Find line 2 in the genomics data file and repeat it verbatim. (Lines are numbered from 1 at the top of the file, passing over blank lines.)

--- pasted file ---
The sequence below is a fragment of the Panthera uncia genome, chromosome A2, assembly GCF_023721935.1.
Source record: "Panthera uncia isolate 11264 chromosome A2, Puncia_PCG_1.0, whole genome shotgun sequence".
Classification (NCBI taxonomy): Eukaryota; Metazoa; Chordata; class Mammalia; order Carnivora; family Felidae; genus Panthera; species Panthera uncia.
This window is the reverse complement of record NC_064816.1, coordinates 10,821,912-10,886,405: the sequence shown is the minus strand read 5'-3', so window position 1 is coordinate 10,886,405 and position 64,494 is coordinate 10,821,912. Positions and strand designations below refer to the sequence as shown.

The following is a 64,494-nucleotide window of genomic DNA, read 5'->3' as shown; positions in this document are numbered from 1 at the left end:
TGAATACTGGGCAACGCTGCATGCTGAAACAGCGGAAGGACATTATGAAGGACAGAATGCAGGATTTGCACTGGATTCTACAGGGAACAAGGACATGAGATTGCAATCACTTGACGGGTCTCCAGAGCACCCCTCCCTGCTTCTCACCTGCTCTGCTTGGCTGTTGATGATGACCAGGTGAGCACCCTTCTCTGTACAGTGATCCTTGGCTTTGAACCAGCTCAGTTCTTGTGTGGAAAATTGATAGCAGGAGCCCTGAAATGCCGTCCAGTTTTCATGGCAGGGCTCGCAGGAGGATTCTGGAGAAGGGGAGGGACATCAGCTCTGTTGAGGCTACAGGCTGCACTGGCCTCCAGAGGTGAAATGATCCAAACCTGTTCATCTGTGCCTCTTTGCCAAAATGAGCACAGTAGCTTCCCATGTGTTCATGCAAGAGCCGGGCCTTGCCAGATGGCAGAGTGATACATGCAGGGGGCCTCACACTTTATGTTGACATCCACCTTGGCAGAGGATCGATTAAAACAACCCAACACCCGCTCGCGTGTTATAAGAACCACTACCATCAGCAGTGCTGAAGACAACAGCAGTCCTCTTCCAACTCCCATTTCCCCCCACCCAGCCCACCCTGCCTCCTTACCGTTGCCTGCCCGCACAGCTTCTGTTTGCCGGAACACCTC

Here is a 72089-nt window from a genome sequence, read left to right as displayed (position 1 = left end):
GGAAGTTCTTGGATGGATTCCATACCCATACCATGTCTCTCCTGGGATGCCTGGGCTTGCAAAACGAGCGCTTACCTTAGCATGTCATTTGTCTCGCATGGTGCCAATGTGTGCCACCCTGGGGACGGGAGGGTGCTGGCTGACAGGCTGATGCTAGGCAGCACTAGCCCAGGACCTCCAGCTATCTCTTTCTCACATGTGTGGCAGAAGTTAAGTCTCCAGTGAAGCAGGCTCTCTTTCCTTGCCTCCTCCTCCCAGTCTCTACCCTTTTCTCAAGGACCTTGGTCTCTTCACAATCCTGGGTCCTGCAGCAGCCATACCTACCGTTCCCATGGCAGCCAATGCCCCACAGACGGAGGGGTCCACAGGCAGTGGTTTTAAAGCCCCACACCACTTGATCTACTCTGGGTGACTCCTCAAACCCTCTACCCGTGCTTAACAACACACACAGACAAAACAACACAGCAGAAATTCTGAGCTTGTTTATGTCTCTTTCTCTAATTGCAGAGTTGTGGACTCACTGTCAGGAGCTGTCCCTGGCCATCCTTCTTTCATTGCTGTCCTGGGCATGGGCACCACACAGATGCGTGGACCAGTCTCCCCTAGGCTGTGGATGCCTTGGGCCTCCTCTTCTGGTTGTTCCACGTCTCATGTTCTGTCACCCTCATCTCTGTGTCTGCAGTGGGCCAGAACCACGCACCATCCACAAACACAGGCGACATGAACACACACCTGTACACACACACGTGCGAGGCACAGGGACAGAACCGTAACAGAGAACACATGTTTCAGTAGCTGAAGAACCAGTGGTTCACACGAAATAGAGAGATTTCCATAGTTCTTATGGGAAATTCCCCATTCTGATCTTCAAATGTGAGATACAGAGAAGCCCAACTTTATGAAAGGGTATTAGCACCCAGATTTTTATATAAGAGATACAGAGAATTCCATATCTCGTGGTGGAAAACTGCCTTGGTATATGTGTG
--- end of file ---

Source record: "Panthera uncia isolate 11264 chromosome A2, Puncia_PCG_1.0, whole genome shotgun sequence".